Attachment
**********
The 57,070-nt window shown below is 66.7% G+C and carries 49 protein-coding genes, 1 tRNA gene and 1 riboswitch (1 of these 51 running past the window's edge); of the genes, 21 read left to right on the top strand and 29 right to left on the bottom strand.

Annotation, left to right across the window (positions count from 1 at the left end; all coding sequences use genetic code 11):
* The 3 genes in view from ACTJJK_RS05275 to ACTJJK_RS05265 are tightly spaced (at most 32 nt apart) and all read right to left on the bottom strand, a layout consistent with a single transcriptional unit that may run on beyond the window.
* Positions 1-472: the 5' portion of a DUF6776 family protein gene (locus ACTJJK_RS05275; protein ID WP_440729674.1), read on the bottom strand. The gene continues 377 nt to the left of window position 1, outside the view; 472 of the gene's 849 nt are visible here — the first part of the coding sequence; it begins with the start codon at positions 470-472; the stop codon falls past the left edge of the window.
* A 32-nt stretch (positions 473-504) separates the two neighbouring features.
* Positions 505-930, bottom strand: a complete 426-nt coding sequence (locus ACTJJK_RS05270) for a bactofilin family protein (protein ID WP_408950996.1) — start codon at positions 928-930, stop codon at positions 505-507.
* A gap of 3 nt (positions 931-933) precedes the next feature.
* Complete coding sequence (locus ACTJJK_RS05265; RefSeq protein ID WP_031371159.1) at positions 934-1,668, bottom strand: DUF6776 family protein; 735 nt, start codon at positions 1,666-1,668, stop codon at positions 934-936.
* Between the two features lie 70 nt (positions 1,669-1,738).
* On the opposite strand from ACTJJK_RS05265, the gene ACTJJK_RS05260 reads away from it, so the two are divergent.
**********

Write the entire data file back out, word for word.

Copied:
The 57,070-nt window shown below is 66.7% G+C and carries 49 protein-coding genes, 1 tRNA gene and 1 riboswitch (1 of these 51 running past the window's edge); of the genes, 21 read left to right on the top strand and 29 right to left on the bottom strand.

Annotation, left to right across the window (positions count from 1 at the left end; all coding sequences use genetic code 11):
* The 3 genes in view from ACTJJK_RS05275 to ACTJJK_RS05265 are tightly spaced (at most 32 nt apart) and all read right to left on the bottom strand, a layout consistent with a single transcriptional unit that may run on beyond the window.
* Positions 1-472: the 5' portion of a DUF6776 family protein gene (locus ACTJJK_RS05275; protein ID WP_440729674.1), read on the bottom strand. The gene continues 377 nt to the left of window position 1, outside the view; 472 of the gene's 849 nt are visible here — the first part of the coding sequence; it begins with the start codon at positions 470-472; the stop codon falls past the left edge of the window.
* A 32-nt stretch (positions 473-504) separates the two neighbouring features.
* Positions 505-930, bottom strand: a complete 426-nt coding sequence (locus ACTJJK_RS05270) for a bactofilin family protein (protein ID WP_408950996.1) — start codon at positions 928-930, stop codon at positions 505-507.
* A gap of 3 nt (positions 931-933) precedes the next feature.
* Complete coding sequence (locus ACTJJK_RS05265; RefSeq protein ID WP_031371159.1) at positions 934-1,668, bottom strand: DUF6776 family protein; 735 nt, start codon at positions 1,666-1,668, stop codon at positions 934-936.
* Between the two features lie 70 nt (positions 1,669-1,738).
* On the opposite strand from ACTJJK_RS05265, the gene ACTJJK_RS05260 reads away from it, so the two are divergent.